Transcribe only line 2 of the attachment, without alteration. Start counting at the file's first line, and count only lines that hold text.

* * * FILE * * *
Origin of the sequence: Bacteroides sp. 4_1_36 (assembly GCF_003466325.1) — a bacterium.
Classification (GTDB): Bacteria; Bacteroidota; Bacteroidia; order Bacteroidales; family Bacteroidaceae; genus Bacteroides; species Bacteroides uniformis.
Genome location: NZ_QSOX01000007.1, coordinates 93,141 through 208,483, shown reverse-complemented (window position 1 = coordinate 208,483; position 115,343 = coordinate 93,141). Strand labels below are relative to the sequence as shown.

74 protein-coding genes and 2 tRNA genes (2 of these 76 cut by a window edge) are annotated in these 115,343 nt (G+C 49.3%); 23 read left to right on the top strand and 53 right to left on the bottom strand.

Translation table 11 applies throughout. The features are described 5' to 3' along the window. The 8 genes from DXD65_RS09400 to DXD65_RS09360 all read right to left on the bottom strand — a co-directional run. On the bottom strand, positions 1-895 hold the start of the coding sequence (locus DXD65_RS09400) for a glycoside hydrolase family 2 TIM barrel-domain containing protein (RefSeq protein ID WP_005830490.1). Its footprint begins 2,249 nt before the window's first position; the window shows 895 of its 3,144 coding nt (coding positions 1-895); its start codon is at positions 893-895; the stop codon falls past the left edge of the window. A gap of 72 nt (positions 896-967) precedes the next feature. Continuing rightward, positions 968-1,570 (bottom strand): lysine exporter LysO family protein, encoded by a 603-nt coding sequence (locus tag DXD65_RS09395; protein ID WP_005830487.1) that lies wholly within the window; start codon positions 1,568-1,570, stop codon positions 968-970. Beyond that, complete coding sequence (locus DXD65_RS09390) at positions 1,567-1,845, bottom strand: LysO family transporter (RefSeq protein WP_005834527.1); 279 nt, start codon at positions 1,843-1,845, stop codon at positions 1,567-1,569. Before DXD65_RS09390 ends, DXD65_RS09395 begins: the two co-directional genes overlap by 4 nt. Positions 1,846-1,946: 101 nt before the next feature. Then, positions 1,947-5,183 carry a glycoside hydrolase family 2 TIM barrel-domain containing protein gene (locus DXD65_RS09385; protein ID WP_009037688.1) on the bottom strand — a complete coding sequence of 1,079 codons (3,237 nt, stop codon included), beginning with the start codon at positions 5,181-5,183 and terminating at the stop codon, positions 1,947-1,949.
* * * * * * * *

Classification (GTDB): Bacteria; Bacteroidota; Bacteroidia; order Bacteroidales; family Bacteroidaceae; genus Bacteroides; species Bacteroides uniformis.